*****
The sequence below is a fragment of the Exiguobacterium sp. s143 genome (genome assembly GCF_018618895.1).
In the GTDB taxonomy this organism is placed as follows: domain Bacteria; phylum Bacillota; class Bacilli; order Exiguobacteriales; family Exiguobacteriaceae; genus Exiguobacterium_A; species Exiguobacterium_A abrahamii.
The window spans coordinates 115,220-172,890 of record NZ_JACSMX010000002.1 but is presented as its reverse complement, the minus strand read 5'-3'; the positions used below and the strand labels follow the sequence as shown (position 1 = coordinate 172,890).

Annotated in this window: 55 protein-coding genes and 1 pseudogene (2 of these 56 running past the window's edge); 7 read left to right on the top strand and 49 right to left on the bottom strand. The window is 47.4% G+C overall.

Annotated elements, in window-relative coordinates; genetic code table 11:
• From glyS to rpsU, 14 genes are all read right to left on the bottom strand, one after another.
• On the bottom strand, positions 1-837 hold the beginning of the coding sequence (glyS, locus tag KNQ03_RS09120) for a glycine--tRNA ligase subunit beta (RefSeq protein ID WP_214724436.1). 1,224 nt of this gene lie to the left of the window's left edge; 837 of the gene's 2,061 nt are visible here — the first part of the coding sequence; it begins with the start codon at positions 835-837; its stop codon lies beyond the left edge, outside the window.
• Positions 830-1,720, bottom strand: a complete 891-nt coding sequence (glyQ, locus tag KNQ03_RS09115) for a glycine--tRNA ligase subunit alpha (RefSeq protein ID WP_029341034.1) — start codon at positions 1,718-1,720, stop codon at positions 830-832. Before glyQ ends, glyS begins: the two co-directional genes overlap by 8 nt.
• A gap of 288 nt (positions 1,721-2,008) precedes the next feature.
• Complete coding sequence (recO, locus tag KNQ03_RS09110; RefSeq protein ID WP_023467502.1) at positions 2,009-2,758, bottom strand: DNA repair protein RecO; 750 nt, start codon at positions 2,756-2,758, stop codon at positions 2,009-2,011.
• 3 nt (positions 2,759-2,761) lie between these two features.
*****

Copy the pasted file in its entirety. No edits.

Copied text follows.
The sequence below is a fragment of the Exiguobacterium sp. s143 genome (genome assembly GCF_018618895.1).
In the GTDB taxonomy this organism is placed as follows: domain Bacteria; phylum Bacillota; class Bacilli; order Exiguobacteriales; family Exiguobacteriaceae; genus Exiguobacterium_A; species Exiguobacterium_A abrahamii.
The window spans coordinates 115,220-172,890 of record NZ_JACSMX010000002.1 but is presented as its reverse complement, the minus strand read 5'-3'; the positions used below and the strand labels follow the sequence as shown (position 1 = coordinate 172,890).

Annotated in this window: 55 protein-coding genes and 1 pseudogene (2 of these 56 running past the window's edge); 7 read left to right on the top strand and 49 right to left on the bottom strand. The window is 47.4% G+C overall.

Annotated elements, in window-relative coordinates; genetic code table 11:
• From glyS to rpsU, 14 genes are all read right to left on the bottom strand, one after another.
• On the bottom strand, positions 1-837 hold the beginning of the coding sequence (glyS, locus tag KNQ03_RS09120) for a glycine--tRNA ligase subunit beta (RefSeq protein ID WP_214724436.1). 1,224 nt of this gene lie to the left of the window's left edge; 837 of the gene's 2,061 nt are visible here — the first part of the coding sequence; it begins with the start codon at positions 835-837; its stop codon lies beyond the left edge, outside the window.
• Positions 830-1,720, bottom strand: a complete 891-nt coding sequence (glyQ, locus tag KNQ03_RS09115) for a glycine--tRNA ligase subunit alpha (RefSeq protein ID WP_029341034.1) — start codon at positions 1,718-1,720, stop codon at positions 830-832. Before glyQ ends, glyS begins: the two co-directional genes overlap by 8 nt.
• A gap of 288 nt (positions 1,721-2,008) precedes the next feature.
• Complete coding sequence (recO, locus tag KNQ03_RS09110; RefSeq protein ID WP_023467502.1) at positions 2,009-2,758, bottom strand: DNA repair protein RecO; 750 nt, start codon at positions 2,756-2,758, stop codon at positions 2,009-2,011.
• 3 nt (positions 2,759-2,761) lie between these two features.